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Failure Modes in Concrete Beams: Flexural and Shear Failure

Failure Modes in Concrete beams

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Failure modes in reinforced concrete beams are classified into two major types: flexural failure and shear failure. The former occurs when the imposed load exceeds the flexural capacity of the materials of the beam, while the latter occurs due to deficiency in shear resistance between different materials of the beam.

These failure modes are further divided into different kinds of failure; the former is categorized into tension failure, compression failure, and balanced failure whereas shear failure is categorized into tension shear failure and compression shear failure. The nature and mechanism of these failure modes are different.

Some of them are favored in terms of design, but there are others that need to be avoided in order to prevent severe collapses of structures. For instance, the crushing of concrete and shear failure modes are undesired since they occur suddenly without any warning.

Flexural Failures

This failure mode occurs when the loads on the beam exceed its flexural capacity. The shear strength of the beam should be greater than its flexural strength otherwise the shear failure would occur before flexural failure. The flexural failure is divided into three types which are discussed below.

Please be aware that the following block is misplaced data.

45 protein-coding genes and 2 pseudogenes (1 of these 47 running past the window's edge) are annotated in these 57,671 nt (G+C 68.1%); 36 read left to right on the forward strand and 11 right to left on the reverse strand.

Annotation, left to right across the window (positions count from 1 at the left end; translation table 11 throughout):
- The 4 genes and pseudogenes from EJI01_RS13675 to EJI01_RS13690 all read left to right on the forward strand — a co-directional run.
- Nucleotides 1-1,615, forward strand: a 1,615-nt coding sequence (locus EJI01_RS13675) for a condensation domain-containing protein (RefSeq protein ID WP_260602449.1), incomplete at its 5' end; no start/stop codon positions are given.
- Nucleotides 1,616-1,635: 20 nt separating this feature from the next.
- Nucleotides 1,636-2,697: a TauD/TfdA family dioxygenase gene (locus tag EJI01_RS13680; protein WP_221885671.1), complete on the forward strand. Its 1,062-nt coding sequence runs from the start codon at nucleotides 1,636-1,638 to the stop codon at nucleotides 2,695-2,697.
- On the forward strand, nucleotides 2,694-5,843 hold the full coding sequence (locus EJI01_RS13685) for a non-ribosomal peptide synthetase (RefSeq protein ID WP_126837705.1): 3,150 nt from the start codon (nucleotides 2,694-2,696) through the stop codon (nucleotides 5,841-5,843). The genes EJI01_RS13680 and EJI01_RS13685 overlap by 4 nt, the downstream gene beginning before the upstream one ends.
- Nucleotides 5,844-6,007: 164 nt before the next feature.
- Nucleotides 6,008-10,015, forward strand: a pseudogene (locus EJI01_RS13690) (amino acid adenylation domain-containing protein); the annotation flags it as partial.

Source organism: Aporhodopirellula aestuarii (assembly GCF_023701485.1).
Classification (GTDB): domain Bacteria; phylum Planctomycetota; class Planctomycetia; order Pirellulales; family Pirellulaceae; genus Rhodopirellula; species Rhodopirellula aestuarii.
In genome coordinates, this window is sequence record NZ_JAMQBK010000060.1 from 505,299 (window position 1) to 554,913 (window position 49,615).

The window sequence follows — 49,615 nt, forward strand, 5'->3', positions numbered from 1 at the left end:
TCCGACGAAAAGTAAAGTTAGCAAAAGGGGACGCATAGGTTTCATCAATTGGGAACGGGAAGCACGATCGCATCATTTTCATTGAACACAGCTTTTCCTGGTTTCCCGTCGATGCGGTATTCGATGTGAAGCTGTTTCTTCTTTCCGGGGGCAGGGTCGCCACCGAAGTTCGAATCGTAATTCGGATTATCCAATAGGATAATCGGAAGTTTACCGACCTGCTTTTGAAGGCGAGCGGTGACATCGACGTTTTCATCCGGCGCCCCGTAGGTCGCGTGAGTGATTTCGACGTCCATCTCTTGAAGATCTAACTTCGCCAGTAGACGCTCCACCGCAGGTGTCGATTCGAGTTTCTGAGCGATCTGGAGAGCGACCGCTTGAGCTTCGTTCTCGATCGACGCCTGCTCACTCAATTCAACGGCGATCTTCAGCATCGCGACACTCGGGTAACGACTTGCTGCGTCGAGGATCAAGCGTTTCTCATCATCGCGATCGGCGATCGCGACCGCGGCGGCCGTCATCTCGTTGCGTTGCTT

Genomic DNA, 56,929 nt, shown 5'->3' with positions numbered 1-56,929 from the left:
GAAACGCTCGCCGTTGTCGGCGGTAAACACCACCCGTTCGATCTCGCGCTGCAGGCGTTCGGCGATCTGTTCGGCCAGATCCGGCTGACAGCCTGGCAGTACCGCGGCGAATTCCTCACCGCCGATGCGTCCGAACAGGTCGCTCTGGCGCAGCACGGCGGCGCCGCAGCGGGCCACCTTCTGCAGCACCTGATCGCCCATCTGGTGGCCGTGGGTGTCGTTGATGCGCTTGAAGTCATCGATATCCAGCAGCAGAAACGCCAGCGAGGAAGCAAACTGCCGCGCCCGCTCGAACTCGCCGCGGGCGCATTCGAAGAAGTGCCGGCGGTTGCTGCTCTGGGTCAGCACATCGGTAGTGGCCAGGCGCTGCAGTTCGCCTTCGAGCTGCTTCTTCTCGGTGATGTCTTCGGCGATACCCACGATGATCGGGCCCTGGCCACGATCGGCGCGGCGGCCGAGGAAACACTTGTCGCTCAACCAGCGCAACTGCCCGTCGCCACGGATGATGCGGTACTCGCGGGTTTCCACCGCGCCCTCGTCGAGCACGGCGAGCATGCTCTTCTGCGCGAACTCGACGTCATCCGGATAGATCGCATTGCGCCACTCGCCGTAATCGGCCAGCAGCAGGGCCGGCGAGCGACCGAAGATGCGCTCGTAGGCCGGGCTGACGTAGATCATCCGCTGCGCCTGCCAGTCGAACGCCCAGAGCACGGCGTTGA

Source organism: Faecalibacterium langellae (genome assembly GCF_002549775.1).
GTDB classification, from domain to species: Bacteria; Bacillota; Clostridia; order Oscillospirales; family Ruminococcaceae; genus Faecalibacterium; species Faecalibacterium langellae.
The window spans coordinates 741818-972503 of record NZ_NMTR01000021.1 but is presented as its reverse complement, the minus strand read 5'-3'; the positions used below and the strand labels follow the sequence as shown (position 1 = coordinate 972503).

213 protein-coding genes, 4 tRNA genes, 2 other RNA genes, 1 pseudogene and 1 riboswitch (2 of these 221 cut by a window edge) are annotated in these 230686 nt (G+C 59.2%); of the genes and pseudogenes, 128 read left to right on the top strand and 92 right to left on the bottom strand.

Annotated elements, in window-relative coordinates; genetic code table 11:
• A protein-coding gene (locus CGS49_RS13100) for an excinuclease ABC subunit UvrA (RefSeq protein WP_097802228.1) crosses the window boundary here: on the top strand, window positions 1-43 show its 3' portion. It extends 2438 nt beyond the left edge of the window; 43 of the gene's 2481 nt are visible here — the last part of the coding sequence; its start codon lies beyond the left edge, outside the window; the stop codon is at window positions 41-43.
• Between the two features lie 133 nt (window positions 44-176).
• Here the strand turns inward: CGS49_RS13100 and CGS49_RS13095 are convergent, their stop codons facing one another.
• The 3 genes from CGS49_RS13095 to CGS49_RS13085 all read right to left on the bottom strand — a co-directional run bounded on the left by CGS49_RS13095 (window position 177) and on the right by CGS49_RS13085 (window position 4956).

1. Flexural Tension Failure

Flexural tension failure initiates by yielding of steel reinforcement followed by crushing of concrete at compression side of the beam. It occurs when the beam is under-reinforced; the reinforcement ratio in the beam is low than balanced reinforced ratio as per ACI 318-14.

The signs of this type of failure are the development of cracks at the tension side of the beam which further extend to the compression side. These cracks are mostly vertical and located at the middle third of the beam. Great deflection is another sign of flexural tension failure.

In summary, the flexural tension failure happens gradually i.e. ductile failure and it is desired failure type in beam design process.

Fig. 1: Flexural Failure in Beam

2. Flexural Compression Failure

The flexural compression failure begins by crushing of concrete at compression side followed by yielding of steel at tension side of the beam. It occurs when the beam is over-reinforced which means the beam reinforcement ratio is greater than balanced reinforcement ratio as per ACI 318-14.

This type of failure is sudden and does not provide warning i.e. brittle failure. That is why it is not desired from reinforced concrete design point of view.

This type of failure can be prevented by avoiding over-reinforced concrete beam design or increasing compression strength of concrete by introducing steel reinforcement at the compression side or increasing the geometry of the beam.

Fig. 2: Flexural Compression Failure

3. Balanced Failure

It is a type of failure in which concrete crushes and steel yields simultaneously. It occurs when the amount of steel in the beam is equal to balanced reinforcement ratio as per ACI 318-14.

Shear Failure Modes